Member Rara Avis
I agree with Craig. Writing HTML by hand is like writing the Great American Novel with a quill pen and six inches of ruled paper. It can be done, it has been done, it even sounds romantic - but it ain't necessarily very efficient. Any writer who values their time will learn to use a word processor. And web designer with similar values will find a good WYSIWYG program.
Yes, even the best programs will produce bloated code, with unnecessary tags (usually font tags). So what? You're often talking a few score bytes per page, usually not enough to worry about. And in those cases where it does matter, it's still better to use the WYSIWYG and then strip the redundant tags.
However, in spite of that, I still end up coding a lot of HTML by hand - because it's embedded in the programs that run the forums. Athena technically creates all these web pages, but only because I showed her how I wanted it done. Unfortunately, I haven't yet found a WYSIWYG environment for Perl or C.
A program like FrontPage or Dreamweaver really comes into its own, though, when you're talking not about page design, but rather site management. As sites grow, they almost inevitably need to be reorganized - but creating a new subdirectory and moving a hundred pages into can be a bit daunting when you have change all those links by hand. A good program will manage that nightmare for you, automatically changing links in a thousand pages when you start moving things around. I've reorganized the main site three times in two years and, with about 18,000 pages, you can well imagine how long it would have taken by hand.
Passions is a little unusual, though, and that's the reason I answered "all three" in my earlier response. I use a WYSIWYG program (FrontPage) to create templates, which are then edited and fine-tuned by hand (only because I know there's going to be a LOT of pages using them), then loaded into a database system - which also contains all the poetry submitted (and votes, and subscriptions, and author data, etc). The database program then generates all the core pages, from menus, to poems, to votes and author indexes, insuring that all the read-next-poem links are lined up in neat little rows. The disadvantage to this system is that I don't "add" pages to the main site, but rather upload the entire site every time the poetry is updated. It would be much easier on me to maintain the poetry database on Ceres (or, eventually, Athena) and let the server create the pages on demand. But what would be easier on me would probably kill the poor server. Delivering static HTML is almost nothing to Ceres, a simple read and pass it out the door. Creating pages, for the amount of traffic the main site see, would need a whole server farm.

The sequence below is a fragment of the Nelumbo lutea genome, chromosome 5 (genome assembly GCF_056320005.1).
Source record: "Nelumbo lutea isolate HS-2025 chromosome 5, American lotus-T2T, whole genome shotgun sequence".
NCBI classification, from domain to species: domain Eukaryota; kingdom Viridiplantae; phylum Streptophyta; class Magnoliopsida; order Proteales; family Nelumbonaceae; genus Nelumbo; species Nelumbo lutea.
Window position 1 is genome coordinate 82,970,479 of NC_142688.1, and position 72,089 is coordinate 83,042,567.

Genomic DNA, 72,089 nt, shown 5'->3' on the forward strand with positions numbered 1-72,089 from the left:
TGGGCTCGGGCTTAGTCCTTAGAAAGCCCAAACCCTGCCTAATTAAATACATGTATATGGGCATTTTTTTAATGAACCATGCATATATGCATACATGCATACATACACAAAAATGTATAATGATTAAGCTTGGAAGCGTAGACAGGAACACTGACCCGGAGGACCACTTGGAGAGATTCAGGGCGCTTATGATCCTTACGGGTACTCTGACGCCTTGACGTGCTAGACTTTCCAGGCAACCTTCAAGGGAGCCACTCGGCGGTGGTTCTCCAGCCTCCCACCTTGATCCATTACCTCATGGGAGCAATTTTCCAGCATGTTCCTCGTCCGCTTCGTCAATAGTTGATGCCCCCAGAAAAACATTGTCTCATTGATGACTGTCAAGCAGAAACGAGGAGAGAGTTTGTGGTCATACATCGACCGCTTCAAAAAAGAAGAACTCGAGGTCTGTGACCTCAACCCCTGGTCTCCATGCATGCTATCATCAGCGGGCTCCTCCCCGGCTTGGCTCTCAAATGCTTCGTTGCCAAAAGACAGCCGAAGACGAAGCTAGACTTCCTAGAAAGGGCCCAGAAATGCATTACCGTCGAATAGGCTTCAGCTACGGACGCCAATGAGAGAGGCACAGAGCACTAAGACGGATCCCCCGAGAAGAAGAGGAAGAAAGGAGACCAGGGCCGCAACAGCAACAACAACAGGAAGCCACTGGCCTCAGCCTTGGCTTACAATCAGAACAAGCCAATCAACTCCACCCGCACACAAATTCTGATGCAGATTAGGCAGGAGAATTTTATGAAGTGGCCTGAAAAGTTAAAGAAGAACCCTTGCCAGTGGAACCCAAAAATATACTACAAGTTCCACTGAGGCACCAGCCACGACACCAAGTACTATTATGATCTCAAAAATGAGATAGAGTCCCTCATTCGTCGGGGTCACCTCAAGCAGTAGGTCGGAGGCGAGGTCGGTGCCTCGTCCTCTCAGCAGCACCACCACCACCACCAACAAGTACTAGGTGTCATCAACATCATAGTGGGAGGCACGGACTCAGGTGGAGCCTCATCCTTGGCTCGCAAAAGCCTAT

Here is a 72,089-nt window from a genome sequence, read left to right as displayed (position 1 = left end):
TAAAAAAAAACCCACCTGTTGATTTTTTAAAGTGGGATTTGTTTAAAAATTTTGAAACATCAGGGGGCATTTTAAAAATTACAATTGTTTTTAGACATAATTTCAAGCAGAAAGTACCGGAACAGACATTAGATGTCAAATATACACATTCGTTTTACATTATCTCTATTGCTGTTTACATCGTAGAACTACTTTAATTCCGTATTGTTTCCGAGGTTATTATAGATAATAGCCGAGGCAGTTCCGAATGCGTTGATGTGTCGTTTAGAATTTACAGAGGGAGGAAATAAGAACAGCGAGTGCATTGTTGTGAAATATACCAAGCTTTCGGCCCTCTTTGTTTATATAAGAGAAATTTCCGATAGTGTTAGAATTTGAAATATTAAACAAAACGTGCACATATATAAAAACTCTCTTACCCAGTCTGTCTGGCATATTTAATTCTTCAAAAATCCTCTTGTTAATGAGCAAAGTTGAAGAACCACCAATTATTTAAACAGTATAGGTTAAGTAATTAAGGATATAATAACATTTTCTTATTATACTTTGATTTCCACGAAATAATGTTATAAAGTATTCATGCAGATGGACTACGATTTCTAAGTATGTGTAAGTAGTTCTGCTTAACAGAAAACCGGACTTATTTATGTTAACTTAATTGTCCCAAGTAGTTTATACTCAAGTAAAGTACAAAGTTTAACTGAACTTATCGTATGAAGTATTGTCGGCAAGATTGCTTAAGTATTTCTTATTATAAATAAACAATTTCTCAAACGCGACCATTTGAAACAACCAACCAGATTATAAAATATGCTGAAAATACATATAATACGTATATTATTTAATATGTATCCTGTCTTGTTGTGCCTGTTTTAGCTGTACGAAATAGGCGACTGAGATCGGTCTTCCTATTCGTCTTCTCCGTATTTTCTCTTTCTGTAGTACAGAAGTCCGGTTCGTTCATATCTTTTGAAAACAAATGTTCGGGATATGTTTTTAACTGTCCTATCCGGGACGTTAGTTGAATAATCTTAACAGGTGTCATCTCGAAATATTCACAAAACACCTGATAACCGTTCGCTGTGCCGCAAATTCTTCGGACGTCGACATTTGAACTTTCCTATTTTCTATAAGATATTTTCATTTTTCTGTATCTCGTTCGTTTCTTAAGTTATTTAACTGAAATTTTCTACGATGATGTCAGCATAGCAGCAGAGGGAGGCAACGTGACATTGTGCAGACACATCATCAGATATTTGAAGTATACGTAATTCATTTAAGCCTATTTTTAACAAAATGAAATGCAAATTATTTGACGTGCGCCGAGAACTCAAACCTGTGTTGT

So, yea, I use all three.
(Craig, this is for you. If you open Notepad more than once a month, this is definitely worth the download time. TextPad )